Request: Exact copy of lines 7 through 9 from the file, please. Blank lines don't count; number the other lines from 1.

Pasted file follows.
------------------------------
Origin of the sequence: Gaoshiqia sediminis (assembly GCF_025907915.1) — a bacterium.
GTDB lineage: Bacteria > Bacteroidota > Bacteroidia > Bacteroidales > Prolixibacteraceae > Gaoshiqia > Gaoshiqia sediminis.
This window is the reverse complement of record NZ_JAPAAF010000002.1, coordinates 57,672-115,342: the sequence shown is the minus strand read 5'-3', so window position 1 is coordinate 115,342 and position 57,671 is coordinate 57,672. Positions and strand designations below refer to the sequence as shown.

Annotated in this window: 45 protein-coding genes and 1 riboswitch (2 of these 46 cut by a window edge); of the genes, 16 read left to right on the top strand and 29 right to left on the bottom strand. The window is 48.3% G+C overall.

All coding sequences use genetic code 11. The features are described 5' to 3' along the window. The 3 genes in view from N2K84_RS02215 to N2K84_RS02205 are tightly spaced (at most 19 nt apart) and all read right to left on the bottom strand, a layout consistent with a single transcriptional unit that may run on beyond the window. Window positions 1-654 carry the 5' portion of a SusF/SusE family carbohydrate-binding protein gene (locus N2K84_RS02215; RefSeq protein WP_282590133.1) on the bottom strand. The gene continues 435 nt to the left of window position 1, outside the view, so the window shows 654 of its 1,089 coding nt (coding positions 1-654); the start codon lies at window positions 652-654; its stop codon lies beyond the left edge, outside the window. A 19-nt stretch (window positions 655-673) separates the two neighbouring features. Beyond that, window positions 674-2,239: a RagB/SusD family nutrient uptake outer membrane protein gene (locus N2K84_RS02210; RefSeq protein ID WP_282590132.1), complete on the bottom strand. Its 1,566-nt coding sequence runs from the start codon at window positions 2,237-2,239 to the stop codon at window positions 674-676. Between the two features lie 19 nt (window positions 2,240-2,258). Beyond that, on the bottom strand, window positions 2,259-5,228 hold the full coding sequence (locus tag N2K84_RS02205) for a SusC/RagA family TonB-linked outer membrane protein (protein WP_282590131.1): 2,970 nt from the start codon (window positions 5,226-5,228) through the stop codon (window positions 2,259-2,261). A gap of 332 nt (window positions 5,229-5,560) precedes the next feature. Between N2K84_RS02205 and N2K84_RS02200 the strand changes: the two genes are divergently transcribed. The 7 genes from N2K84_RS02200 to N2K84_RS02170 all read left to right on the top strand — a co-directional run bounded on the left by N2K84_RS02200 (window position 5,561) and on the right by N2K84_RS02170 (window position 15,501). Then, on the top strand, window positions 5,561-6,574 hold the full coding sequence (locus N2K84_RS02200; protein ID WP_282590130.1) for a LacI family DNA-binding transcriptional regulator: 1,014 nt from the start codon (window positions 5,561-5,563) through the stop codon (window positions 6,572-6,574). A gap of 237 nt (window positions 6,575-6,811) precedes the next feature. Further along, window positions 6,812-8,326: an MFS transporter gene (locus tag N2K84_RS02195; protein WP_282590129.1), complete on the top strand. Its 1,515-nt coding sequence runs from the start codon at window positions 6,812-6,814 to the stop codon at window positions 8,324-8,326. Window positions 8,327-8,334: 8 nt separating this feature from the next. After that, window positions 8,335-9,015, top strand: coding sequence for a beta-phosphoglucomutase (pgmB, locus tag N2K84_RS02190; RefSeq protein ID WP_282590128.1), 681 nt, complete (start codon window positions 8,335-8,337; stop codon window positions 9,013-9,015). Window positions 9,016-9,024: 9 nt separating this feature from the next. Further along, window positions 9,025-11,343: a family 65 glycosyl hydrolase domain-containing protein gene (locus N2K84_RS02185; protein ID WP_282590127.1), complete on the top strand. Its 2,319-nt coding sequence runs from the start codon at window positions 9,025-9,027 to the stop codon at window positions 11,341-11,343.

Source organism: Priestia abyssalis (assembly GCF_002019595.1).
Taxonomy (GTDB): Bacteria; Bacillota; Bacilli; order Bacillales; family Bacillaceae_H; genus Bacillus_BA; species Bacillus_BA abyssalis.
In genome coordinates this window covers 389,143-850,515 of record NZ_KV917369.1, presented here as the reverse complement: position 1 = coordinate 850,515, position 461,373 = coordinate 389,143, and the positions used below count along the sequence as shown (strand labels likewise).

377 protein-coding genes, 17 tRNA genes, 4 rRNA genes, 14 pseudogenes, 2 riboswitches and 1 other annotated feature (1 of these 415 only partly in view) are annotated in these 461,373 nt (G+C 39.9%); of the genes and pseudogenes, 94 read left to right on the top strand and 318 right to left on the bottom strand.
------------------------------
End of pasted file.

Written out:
Taxonomy (GTDB): Bacteria; Bacillota; Bacilli; order Bacillales; family Bacillaceae_H; genus Bacillus_BA; species Bacillus_BA abyssalis.
In genome coordinates this window covers 389,143-850,515 of record NZ_KV917369.1, presented here as the reverse complement: position 1 = coordinate 850,515, position 461,373 = coordinate 389,143, and the positions used below count along the sequence as shown (strand labels likewise).

377 protein-coding genes, 17 tRNA genes, 4 rRNA genes, 14 pseudogenes, 2 riboswitches and 1 other annotated feature (1 of these 415 only partly in view) are annotated in these 461,373 nt (G+C 39.9%); of the genes and pseudogenes, 94 read left to right on the top strand and 318 right to left on the bottom strand.